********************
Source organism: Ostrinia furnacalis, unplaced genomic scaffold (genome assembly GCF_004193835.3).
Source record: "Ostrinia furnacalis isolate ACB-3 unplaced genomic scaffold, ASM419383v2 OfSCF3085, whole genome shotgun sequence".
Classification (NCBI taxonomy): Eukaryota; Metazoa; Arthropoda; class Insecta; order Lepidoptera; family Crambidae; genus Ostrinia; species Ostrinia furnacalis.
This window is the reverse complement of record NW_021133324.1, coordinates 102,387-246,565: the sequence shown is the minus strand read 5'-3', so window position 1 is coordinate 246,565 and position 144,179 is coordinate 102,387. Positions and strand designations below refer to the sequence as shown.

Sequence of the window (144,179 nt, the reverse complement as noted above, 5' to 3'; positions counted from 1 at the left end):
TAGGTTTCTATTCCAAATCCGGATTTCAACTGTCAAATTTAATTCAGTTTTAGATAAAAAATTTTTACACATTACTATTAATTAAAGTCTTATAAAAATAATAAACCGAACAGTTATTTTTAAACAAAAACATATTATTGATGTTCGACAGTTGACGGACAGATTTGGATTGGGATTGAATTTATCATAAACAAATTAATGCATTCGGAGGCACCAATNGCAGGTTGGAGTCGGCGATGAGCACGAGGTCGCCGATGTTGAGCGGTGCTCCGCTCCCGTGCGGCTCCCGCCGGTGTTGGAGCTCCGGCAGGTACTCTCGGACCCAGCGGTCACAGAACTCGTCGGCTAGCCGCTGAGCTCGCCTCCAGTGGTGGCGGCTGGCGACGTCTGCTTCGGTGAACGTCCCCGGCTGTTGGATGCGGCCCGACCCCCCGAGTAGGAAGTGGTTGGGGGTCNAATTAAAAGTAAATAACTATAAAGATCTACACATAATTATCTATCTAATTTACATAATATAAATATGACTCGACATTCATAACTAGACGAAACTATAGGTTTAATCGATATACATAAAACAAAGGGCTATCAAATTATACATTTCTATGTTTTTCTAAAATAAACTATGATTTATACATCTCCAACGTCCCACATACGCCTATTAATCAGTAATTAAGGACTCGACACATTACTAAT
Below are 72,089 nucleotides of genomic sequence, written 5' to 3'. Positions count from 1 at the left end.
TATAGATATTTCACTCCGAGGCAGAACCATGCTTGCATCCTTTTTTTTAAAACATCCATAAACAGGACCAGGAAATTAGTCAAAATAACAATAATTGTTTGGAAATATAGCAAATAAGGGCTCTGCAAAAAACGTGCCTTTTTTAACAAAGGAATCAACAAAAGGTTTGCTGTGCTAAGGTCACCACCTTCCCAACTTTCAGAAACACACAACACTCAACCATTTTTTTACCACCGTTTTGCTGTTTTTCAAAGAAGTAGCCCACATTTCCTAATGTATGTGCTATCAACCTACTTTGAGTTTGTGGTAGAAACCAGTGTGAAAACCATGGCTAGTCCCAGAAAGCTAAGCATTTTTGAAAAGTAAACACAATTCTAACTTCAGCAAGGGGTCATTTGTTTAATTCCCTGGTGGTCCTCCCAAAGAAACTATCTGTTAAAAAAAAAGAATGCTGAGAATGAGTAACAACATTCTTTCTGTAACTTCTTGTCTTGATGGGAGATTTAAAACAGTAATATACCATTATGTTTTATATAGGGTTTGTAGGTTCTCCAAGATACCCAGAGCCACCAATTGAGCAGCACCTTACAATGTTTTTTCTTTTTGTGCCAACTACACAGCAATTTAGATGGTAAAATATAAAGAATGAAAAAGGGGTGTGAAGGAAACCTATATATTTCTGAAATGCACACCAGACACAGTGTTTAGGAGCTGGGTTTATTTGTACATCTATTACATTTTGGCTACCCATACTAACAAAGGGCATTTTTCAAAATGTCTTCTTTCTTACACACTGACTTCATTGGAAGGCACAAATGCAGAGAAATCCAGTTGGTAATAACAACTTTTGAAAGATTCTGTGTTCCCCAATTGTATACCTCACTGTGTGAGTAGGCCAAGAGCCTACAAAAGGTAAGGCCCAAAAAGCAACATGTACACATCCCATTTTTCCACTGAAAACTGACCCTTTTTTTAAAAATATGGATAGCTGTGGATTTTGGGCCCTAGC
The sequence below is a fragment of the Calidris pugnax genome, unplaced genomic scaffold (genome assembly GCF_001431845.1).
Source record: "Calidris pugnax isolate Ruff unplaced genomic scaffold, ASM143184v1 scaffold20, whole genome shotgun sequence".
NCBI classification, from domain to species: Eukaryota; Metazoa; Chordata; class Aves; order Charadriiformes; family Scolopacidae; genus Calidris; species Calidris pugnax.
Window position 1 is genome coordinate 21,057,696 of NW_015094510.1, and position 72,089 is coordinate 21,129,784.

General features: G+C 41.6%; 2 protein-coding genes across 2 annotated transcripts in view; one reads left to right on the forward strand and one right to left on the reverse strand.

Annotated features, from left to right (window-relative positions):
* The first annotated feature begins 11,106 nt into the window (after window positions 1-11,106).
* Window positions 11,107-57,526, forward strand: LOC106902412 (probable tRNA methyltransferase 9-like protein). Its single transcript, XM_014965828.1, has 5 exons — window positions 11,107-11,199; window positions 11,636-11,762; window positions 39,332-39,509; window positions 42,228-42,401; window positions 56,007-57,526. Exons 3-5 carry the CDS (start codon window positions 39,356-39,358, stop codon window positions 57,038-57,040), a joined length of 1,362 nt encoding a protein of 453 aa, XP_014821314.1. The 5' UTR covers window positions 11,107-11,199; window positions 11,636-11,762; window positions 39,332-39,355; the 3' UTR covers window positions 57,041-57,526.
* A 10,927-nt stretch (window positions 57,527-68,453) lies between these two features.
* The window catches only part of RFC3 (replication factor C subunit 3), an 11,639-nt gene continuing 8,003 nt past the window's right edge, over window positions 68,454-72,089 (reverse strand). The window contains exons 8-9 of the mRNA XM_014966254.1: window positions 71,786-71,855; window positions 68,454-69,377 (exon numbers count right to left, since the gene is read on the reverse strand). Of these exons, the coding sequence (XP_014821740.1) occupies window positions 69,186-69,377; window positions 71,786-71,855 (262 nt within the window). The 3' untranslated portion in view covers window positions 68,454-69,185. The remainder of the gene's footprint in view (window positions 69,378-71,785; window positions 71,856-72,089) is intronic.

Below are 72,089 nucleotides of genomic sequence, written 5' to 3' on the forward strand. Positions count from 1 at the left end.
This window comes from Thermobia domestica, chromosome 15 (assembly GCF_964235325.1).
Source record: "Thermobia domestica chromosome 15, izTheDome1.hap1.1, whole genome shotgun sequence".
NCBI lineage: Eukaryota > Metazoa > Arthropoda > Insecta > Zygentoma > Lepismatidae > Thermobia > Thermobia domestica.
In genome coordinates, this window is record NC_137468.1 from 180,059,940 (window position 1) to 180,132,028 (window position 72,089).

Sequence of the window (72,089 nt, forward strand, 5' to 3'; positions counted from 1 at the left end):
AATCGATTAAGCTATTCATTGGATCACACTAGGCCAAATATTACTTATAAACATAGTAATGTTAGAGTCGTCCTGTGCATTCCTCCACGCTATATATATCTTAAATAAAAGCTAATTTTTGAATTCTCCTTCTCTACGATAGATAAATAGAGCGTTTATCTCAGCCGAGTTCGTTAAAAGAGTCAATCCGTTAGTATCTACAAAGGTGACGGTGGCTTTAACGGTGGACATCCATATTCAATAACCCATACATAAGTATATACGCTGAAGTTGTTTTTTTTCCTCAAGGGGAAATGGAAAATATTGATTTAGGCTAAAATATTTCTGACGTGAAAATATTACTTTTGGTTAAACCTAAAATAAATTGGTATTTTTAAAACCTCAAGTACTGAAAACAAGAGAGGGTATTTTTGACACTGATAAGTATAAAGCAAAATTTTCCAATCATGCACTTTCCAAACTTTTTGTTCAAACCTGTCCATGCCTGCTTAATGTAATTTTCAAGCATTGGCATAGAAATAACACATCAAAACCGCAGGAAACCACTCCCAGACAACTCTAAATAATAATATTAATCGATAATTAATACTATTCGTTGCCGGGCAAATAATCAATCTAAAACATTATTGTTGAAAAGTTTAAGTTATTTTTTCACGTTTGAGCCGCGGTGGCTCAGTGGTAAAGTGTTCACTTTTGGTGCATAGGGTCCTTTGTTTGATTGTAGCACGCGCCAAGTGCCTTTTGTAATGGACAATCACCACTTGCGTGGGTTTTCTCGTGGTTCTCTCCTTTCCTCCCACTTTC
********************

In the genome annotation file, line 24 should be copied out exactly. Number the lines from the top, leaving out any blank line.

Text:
Sequence of the window (72,089 nt, forward strand, 5' to 3'; positions counted from 1 at the left end):